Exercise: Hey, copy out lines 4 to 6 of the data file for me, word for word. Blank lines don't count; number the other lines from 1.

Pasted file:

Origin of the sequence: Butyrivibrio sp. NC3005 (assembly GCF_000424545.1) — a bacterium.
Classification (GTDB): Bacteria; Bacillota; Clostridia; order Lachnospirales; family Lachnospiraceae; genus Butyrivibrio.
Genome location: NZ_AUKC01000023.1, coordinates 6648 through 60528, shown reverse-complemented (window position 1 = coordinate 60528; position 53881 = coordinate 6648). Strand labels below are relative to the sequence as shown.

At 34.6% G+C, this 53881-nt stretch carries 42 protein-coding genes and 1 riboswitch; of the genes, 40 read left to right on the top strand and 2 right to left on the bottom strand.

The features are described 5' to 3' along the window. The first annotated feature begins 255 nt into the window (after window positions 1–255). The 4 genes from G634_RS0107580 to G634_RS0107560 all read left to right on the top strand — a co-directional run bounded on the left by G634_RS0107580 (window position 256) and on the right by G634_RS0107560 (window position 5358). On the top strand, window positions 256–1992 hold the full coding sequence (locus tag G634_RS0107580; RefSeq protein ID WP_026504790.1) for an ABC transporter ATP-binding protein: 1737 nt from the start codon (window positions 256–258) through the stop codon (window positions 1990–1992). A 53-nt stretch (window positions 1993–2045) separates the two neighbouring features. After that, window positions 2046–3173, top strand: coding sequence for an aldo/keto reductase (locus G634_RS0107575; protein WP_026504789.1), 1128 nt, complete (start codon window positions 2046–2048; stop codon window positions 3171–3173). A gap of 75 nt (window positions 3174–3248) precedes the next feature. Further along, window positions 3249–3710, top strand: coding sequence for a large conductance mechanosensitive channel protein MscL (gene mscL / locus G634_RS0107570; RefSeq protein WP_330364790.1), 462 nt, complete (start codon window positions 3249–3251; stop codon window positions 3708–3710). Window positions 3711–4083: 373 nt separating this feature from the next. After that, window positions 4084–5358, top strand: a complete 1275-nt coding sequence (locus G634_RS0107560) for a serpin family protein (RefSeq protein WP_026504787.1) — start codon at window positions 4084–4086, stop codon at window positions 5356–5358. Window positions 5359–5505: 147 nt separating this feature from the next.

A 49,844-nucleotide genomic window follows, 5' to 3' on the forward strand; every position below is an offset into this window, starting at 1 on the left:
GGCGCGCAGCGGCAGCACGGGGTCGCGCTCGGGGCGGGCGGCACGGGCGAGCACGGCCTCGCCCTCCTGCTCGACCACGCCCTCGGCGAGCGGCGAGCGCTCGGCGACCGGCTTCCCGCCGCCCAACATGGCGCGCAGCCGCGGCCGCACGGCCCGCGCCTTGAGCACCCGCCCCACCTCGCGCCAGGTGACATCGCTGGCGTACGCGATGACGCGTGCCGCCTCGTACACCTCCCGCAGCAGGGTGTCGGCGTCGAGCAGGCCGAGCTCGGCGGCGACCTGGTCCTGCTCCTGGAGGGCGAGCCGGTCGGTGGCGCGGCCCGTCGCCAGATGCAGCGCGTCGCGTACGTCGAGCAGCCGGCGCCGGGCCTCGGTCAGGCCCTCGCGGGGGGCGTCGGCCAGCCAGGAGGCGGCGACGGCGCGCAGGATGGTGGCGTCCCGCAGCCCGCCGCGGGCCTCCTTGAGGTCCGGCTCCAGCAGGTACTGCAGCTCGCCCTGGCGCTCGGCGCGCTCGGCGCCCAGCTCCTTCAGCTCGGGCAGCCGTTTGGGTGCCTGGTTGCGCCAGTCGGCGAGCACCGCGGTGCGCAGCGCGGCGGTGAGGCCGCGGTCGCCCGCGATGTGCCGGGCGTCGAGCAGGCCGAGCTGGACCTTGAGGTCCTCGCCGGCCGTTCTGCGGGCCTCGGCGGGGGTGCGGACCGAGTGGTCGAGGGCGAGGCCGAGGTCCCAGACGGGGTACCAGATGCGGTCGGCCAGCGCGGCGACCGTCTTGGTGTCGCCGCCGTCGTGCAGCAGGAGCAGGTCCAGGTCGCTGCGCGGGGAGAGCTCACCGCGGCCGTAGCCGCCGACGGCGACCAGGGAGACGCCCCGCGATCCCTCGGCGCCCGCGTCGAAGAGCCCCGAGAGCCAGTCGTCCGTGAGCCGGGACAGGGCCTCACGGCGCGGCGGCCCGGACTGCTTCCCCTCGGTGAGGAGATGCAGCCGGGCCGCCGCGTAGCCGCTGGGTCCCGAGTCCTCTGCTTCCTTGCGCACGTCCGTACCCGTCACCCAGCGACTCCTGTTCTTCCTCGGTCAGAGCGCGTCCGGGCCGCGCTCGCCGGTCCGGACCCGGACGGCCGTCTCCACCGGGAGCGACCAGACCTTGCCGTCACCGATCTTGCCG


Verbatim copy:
At 34.6% G+C, this 53881-nt stretch carries 42 protein-coding genes and 1 riboswitch; of the genes, 40 read left to right on the top strand and 2 right to left on the bottom strand.

The features are described 5' to 3' along the window. The first annotated feature begins 255 nt into the window (after window positions 1–255). The 4 genes from G634_RS0107580 to G634_RS0107560 all read left to right on the top strand — a co-directional run bounded on the left by G634_RS0107580 (window position 256) and on the right by G634_RS0107560 (window position 5358). On the top strand, window positions 256–1992 hold the full coding sequence (locus tag G634_RS0107580; RefSeq protein ID WP_026504790.1) for an ABC transporter ATP-binding protein: 1737 nt from the start codon (window positions 256–258) through the stop codon (window positions 1990–1992). A 53-nt stretch (window positions 1993–2045) separates the two neighbouring features. After that, window positions 2046–3173, top strand: coding sequence for an aldo/keto reductase (locus G634_RS0107575; protein WP_026504789.1), 1128 nt, complete (start codon window positions 2046–2048; stop codon window positions 3171–3173). A gap of 75 nt (window positions 3174–3248) precedes the next feature. Further along, window positions 3249–3710, top strand: coding sequence for a large conductance mechanosensitive channel protein MscL (gene mscL / locus G634_RS0107570; RefSeq protein WP_330364790.1), 462 nt, complete (start codon window positions 3249–3251; stop codon window positions 3708–3710). Window positions 3711–4083: 373 nt separating this feature from the next. After that, window positions 4084–5358, top strand: a complete 1275-nt coding sequence (locus G634_RS0107560) for a serpin family protein (RefSeq protein WP_026504787.1) — start codon at window positions 4084–4086, stop codon at window positions 5356–5358. Window positions 5359–5505: 147 nt separating this feature from the next.

A 49,844-nucleotide genomic window follows, 5' to 3' on the forward strand; every position below is an offset into this window, starting at 1 on the left: